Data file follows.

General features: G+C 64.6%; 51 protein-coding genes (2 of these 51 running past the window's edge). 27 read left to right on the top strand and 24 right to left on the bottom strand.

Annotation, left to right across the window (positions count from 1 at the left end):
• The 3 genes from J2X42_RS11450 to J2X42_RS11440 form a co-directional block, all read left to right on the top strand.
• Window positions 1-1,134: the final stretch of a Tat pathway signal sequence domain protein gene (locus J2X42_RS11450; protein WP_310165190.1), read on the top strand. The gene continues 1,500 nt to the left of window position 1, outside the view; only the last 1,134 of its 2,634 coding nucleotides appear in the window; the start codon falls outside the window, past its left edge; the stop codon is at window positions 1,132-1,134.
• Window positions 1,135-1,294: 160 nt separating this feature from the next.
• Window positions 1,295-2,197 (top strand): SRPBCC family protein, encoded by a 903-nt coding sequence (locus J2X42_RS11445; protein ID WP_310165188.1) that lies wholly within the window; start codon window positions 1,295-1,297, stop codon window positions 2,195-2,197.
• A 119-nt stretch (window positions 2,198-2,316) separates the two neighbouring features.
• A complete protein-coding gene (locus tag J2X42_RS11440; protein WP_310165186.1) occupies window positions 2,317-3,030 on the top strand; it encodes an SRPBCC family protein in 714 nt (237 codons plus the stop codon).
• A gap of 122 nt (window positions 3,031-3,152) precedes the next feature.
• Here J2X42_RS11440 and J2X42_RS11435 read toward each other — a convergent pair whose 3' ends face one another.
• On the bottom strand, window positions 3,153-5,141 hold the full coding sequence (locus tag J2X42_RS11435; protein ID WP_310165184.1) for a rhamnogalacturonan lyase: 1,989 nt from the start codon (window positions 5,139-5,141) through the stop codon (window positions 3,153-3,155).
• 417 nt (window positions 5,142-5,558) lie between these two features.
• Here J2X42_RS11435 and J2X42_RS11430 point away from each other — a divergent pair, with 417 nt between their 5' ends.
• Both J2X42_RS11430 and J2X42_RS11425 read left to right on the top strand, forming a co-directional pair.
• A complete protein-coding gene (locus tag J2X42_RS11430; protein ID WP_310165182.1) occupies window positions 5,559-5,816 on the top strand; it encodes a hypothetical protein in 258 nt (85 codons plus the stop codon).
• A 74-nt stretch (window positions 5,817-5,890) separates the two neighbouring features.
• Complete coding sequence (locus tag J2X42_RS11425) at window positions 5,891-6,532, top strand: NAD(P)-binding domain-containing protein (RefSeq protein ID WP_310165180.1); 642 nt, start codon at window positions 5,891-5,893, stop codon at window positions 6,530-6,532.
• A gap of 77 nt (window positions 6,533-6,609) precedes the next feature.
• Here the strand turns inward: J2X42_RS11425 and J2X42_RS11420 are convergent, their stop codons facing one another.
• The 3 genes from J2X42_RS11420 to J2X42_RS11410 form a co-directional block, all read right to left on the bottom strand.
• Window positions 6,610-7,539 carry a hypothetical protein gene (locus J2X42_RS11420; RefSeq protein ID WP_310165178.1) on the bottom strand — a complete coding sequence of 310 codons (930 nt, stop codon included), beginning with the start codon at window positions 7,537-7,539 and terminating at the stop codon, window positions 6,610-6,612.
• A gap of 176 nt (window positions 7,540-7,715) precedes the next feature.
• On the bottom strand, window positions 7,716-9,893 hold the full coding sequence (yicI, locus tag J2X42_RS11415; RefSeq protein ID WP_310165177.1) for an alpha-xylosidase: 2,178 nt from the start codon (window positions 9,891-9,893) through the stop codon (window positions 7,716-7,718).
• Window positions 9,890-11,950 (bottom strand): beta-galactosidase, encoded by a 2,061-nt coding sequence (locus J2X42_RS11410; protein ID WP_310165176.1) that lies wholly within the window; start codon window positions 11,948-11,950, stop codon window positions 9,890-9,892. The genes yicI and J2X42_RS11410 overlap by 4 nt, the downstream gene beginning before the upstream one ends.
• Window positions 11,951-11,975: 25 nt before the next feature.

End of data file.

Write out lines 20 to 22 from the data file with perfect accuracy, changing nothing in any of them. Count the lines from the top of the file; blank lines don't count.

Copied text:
• The 3 genes from J2X42_RS11420 to J2X42_RS11410 form a co-directional block, all read right to left on the bottom strand.
• Window positions 6,610-7,539 carry a hypothetical protein gene (locus J2X42_RS11420; RefSeq protein ID WP_310165178.1) on the bottom strand — a complete coding sequence of 310 codons (930 nt, stop codon included), beginning with the start codon at window positions 7,537-7,539 and terminating at the stop codon, window positions 6,610-6,612.
• A gap of 176 nt (window positions 7,540-7,715) precedes the next feature.